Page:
• Strep2.jpg
  • Incubate for another week.

Week 3

  • Examine the plate and look for evidence of inhibition of growth of "test" organisms near the antibiotic producer's midline streak.
  • Draw the results and evaluate whether or not there was evidence that an antibiotic was produced by the organism and, if so, which of the bacteria tested were sensitive to it and to what degree. If you found no inhibition of growth, does that mean that your potential antibiotic producer does not secrete an any antimicrobial compounds? Why or why not?

Biofilm Assay

The crystal violet assay is great to quantify biofilm formation quickly in a high-throughput way. We will be growing our cultures in polystyrene dishes (12 well) on PVC coverslips.

"Biofilm disruption solution"

  • 33% acetic acid


  • The day before, create an overnight culture of your isolates to be tested by inoculating a single colony into a tube of nutrient broth (or other appropriate medium).
  • In the morning, measure tho OD of the culture and dilute to 0.05. Use this dilution to inoculate at least 3 wells in your polystyrene dish (add ~5 ml of media to each well). Include a medium only control.
  • Incubate for 24-48 hours at 37°C, monitoring turbidity and growth daily.
  • At the completion of incubation, aspirate the liquid from the wells using a pasteur pipette.
  • Wash the wells once with deionized, distilled water.
  • Stain the sample with crystal violet by adding 1-2 drops from your droppers into each well and waiting 2 minutes at room temperature.
  • Wash the sample again with water twice.
  • Fill each well with acetic acid
  • Shake for 30 mins at room temp
  • Measure OD600

Bacterial Quorum Sensing

Quorum sensing - chemical signaling within our community

Many bacteria are able to secrete signals into their environment to sense their density. Since bacteria are single-celled organisms, why would it be important for them to sense density? A very well studied example of a quorum sensing system was discovered in Vibrio fisheri, a bacterium that produces light only at high densities. Because the light produced by a single bacterium is unlikely to be detectable, it makes sense to wait until a "quorum" is reached before turning on the expensive metabolic pathway that creates light. In this way, a gene regulatory network is actually controlled by cell density. To hear more about it from another source, visit this YouTube video: Bonnie Bassler.

Today we will be setting up a test to see if any of your isolates are secreting an Auto-Inducer (AI) into the surrounding media. Specifically, we will be using a strain of bacterium called Chromobacterium violaceum. This organism is a Gram-negative coccobacillus and a facultative anaerobe that is normally found in the soil. It produces a very strong purple pigment (hence the name) in response to AI. The response, a pigment called violacein, may be useful for the treatment of colon and other cancers. C. violaceum grows readily on nutrient agar, producing distinctive smooth low convex colonies with a dark violet metallic sheen. Its full genome was published in 2003.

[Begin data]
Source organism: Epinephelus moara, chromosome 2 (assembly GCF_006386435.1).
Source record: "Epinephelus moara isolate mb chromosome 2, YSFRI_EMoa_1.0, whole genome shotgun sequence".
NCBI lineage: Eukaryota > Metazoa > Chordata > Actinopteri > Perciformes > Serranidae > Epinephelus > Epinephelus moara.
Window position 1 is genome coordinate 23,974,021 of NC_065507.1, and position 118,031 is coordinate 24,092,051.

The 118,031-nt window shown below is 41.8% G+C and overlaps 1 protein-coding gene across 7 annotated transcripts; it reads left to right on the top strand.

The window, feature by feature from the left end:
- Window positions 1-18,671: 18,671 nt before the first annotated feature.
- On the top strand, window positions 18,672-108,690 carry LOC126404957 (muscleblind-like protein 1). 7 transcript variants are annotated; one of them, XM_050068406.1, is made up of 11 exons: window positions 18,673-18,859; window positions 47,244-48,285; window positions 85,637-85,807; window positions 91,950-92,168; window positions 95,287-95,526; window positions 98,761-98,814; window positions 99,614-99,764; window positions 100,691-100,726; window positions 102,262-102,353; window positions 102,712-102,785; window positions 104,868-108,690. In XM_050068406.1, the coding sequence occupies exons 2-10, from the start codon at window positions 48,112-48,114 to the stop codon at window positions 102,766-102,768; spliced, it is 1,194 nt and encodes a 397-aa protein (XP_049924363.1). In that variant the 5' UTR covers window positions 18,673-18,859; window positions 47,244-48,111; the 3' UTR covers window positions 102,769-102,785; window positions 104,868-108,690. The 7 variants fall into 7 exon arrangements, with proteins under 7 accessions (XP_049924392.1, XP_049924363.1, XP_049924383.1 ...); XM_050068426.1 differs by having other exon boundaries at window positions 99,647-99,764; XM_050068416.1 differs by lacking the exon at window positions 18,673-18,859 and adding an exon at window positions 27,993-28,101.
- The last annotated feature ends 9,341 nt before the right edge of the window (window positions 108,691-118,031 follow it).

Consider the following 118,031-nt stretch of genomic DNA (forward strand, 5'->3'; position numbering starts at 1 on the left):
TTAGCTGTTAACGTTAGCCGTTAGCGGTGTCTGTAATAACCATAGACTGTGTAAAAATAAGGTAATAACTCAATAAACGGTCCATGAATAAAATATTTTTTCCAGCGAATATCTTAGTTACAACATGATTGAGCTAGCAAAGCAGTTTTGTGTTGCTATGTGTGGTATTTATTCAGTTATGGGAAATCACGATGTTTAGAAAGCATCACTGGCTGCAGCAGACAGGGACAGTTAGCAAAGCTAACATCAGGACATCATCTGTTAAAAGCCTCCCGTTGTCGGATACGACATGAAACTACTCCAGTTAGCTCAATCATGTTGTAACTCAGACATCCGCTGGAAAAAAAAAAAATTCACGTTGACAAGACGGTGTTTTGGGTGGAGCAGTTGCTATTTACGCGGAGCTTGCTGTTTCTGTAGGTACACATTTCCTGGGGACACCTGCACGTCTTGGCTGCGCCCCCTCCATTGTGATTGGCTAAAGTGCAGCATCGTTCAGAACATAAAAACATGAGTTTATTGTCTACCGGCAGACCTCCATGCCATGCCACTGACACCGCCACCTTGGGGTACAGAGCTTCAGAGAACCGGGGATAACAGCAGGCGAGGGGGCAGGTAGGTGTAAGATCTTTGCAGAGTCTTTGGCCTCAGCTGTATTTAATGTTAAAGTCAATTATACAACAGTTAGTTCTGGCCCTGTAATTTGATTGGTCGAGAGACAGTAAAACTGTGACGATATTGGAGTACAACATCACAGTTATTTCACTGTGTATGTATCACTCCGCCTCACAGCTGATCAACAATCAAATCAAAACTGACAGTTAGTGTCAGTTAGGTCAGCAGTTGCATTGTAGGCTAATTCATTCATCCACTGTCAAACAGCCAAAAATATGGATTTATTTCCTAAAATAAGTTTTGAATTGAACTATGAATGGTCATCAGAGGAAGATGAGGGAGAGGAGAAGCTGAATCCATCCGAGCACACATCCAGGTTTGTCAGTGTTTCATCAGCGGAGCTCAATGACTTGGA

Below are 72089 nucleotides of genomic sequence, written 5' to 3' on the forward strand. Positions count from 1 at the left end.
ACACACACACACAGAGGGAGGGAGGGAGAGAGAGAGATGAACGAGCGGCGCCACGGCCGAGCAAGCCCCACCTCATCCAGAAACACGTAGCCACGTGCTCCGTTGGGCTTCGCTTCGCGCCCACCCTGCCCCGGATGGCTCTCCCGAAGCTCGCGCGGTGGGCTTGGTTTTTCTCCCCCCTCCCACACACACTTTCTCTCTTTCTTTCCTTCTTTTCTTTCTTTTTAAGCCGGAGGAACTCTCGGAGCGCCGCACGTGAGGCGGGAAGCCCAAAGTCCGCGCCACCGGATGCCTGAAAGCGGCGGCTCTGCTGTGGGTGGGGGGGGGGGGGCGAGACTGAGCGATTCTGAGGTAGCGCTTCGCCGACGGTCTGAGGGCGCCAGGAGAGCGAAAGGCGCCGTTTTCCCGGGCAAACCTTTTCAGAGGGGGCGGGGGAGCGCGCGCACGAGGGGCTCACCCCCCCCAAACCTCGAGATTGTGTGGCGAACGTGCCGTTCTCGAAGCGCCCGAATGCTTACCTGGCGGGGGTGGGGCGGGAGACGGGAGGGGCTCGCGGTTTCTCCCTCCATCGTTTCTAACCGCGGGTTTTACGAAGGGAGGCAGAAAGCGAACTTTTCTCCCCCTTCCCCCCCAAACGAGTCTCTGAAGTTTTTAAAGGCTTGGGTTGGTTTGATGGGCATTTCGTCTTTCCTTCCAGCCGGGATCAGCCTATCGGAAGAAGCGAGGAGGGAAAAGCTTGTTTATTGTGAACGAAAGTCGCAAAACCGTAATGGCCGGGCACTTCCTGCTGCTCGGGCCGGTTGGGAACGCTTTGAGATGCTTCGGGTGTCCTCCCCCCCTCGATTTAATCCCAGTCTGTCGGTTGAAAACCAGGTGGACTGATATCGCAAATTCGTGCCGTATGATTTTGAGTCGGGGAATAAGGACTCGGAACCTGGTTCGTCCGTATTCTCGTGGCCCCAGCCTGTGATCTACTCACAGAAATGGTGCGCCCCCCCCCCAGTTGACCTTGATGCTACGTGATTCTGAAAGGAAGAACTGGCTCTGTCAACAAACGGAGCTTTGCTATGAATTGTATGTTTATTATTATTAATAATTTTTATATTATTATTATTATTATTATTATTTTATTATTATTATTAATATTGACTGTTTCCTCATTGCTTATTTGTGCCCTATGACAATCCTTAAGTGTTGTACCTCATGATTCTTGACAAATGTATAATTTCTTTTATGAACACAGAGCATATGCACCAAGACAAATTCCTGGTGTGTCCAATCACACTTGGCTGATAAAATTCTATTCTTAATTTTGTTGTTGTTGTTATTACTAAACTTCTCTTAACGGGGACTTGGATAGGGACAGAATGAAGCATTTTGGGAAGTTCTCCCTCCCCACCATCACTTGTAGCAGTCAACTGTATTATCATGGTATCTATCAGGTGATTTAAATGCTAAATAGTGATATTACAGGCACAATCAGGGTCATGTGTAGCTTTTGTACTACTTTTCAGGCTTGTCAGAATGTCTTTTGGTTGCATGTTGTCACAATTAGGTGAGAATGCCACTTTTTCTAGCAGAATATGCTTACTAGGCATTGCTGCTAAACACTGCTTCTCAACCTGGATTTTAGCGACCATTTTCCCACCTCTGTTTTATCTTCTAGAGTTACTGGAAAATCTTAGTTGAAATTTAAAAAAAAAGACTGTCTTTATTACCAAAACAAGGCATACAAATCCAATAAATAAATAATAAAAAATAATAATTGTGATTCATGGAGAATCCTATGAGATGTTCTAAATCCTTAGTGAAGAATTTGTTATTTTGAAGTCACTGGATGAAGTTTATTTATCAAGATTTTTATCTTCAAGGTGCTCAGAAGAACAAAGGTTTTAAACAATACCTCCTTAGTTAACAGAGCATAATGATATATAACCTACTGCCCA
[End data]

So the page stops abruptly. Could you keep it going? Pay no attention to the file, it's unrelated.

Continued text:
We will also use a violacein-negative, mini-Tn5 mutant of C. violaceum (CV026). This mutant can produce pigment in response to the AI from other bacteria, but can no longer secrete its own AI - this will be our biosensor.

1. You should have prepared for this assay by making a recent subculture streak plate of each of your isolates on Nutrient agar. These fresh sub-cultures should be no more than 1 week old when starting this test (unless an isolate that you want to test is a very slow grower). Throughout this procedure be sure to use good aseptic transfer technique. The heat stress of a hot loop can cause the transposon in the mutant strain to be lost from the cells so we will use either a plastic disposable sterile loop or a sterile toothpick instead of your wire loop for the inoculation of the mutant Chromobacterium.

2. Use a marker to draw a line on the bottom of the plate dividing the plate into two halves.
3. Label one side of the center line on a plate of nutrient agar with the name of the positive control bacterium, Chromobacterium violaceum ATCC 12472 (the parent strain to CV026) and label CV026 mutant on the other side of the line.
4. On all the other plates (one for each isolate to be tested), label CV026 mutant on one side and your isolate code name on the other side of the line.

5. Begin with the young culture of CV026 mutant. Use the same sterile plastic loop to inoculate the CVO26 mutant on the appropriate side of ALL of your plates. Streak the inoculum near but not touching the center line (see illustration below).
6. Use your heat sterilized and cooled wire loop to inoculate the appropriate side of the control plate that you labeled in step 3 using a fresh culture of C. violaceum 12472.
Quorum6a.jpg Quorum7a.jpg
7. Use your wire loop, making sure it cools after flaming, to streak each of your isolates on the appropriate side of a pre-labeled plate, near but not touching the center line.

8. Incubate your cultures agar side up at RT for a week. If the isolate produces AI and it is sensed by the CV026 mutant, a purple pigment will be produced by the mutant. What does this tell you about your isolate? What are the kind of autoinducers that these bacteria might produce and sense?